Senior English majors will be presenting their Capstone projects in two sessions open to all members of the campus community on Wednesday, April 24 and Wednesday, May 1, 4:10-6:10, in Franz Hall room 120. Refreshments will be served. Please join us to hear about topics ranging from feminist dystopias to ghosts in American literature! For a full schedule, use this link.
For more information, contact Molly Hiro, English, at email@example.com.
For the first time since its inception sixteen years ago, UP’s Northwest Undergraduate Conference on Literature (NUCL) was organized and hosted by the English Department of Seattle University on March 23, 2019. The submissions of ten UP students were accepted, and eight students were able to attend and present their critical and/or creative work: Tayler Bradley, Claire Breiholz, Sophie Downing, Berkeley Franklin, Caroline Holyoak, Emily Nelson, Claire Noring, andBianca Salazar. Several English faculty members also traveled to Seattle to support students and facilitate travel and lodging arrangements.
Two students won individual recognition for their work. Emily Nelson won the award for Best Critical Paper for “A Woman’s Place: The Revolution Personified in A Grain of Wheat,” and Caroline Holyoak received an honorable mention in the Best Creative Writing Submission category for her poetry collection Live Wire.
For more information contact Genevieve Brassard, English, at firstname.lastname@example.org.
All are invited to hear celebrated writers read from their works, followed by a moderated panel examining how their faith influences the inspiration, process, and products of their imaginations, on Thursday, March 28, at 7 p.m., in Franz Hall room 120. Panelists include poet and scholar Sr. Eva Hooker, C.S.C.; novelist and essayist Allison Grace Myers; poet GC Waldrep; and poet and fiction writer Rachel Jamison Webster. The event, a collaboration by the Department of English, the Garaventa Center, and Portland Magazine, is free and open to the public.
For ADA accommodations or more information contact the Garaventa Center at x7702 or up.edu/garaventa/events.
Poet Laura Read will present her work in a reading on Tuesday, March 26, at 7:30 p.m., in the Pilot House bookstore. The reading is free and open to all.
Laura Read’s chapbook The Chewbacca on Hollywood Boulevard Reminds Me of You won the Floating Bridge Chapbook Award in 2010, and her first full-length collection, Instructions for My Mother’s Funeral, was chosen as the winner of the AWP/Donald Hall Prize for Poetry by Dorianne Laux in 2011 and published in 2012 by the University of Pittsburgh Press. Her second collection, Dresses from the Old Country, will be published by BOA in October of 2018. Her individual poems have received awards from The Florida Review, Dogwood, and Crab Creek Review and have been published in many different journals, including most recently, Radar, Beloit Poetry Journal, Blood Orange Review, and The New York Times Magazine. She teaches English composition, literature, and creative writing at Spokane Falls Community College and helps advise SFCC’s creative arts magazine The Wire Harp.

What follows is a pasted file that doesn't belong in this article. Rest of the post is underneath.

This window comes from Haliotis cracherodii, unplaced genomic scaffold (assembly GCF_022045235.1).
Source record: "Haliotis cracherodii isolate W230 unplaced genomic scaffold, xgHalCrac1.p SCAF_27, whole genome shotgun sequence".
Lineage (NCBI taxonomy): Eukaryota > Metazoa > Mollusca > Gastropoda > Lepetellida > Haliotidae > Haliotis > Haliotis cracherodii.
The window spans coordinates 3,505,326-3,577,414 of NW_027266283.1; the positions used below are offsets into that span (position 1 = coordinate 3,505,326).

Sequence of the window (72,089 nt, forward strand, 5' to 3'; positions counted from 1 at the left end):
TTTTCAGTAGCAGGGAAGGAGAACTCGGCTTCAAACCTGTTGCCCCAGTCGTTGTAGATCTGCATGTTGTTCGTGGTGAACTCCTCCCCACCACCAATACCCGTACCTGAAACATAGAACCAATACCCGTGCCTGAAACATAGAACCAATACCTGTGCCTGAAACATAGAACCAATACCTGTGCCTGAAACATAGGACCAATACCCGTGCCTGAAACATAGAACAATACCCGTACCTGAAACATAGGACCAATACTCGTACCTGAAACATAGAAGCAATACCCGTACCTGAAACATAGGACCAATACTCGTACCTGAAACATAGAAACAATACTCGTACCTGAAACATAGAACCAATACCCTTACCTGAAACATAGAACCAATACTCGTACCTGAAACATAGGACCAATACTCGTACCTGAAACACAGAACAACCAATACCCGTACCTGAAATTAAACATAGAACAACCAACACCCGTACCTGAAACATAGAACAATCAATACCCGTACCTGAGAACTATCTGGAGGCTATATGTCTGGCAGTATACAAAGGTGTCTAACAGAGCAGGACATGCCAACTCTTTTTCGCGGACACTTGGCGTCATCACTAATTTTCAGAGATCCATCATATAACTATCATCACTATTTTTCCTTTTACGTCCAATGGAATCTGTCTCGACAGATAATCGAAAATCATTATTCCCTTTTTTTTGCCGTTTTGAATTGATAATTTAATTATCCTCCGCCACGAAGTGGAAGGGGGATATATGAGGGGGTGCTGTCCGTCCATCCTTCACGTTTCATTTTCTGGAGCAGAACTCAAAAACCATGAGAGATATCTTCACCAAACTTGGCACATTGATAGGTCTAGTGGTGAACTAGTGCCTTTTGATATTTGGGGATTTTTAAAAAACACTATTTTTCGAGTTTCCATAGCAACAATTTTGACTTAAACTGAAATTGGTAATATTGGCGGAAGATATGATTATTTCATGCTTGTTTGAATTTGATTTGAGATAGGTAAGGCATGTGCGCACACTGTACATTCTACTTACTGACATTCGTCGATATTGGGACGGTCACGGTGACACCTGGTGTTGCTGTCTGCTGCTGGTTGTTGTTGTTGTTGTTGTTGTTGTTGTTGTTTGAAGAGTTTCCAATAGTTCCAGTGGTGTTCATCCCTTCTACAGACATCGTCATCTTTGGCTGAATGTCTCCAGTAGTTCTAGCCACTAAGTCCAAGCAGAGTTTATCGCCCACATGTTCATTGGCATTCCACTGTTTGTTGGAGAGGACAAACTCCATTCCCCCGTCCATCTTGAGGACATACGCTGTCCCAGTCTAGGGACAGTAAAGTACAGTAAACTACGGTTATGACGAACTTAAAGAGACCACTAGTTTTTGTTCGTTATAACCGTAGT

For more information contact the English department at email@example.com.
The English Department and the Honors Program are sponsoring Dr. Wei Feng, Fangwu Professor of English at North East Normal University in Changchun, China, to present two lectures on campus. Feng is currently a Fulbright Visiting Scholar at Yale University, where he is working on a project titled “Americanizing Shakespeare in the Nineteenth Century: A Cultural History.” He will present lectures on Monday, March 18 and Tuesday, March 19, at 4 p.m., in Franz Hall room 120. His topics are the Chinese translation of King Lear and the impact of Shakespeare on Peking Opera. For more information, contact John Orr, English, at firstname.lastname@example.org.
Actor and essayist Elena Passarello will read from her work on Wednesday, January 30, at 7:30 p.m., in the Pilot House bookstore. She will also appear at an informal question and answer social that afternoon from 4 to 5 p.m., in the Bauccio Commons Teske Room. All are welcome and refreshments will be served.
Passarello is the recipient of a 2015 Whiting Award, and her work has appeared in The New York Times, Paris Review, and The Best American Science and Nature Writing 2018. She is the author of the essay collections Let Me Clear My Throat and Animals Strike Curious Poses, the latter of which won the 2018 Oregon Book Award in Creative Nonfiction and made the Best Books of 2017 lists in The New York Times, Guardian, and Publisher’s Weekly. Passarello teaches at Oregon State University. Her talk is sponsored by the English department’s Readings and Lectures Series.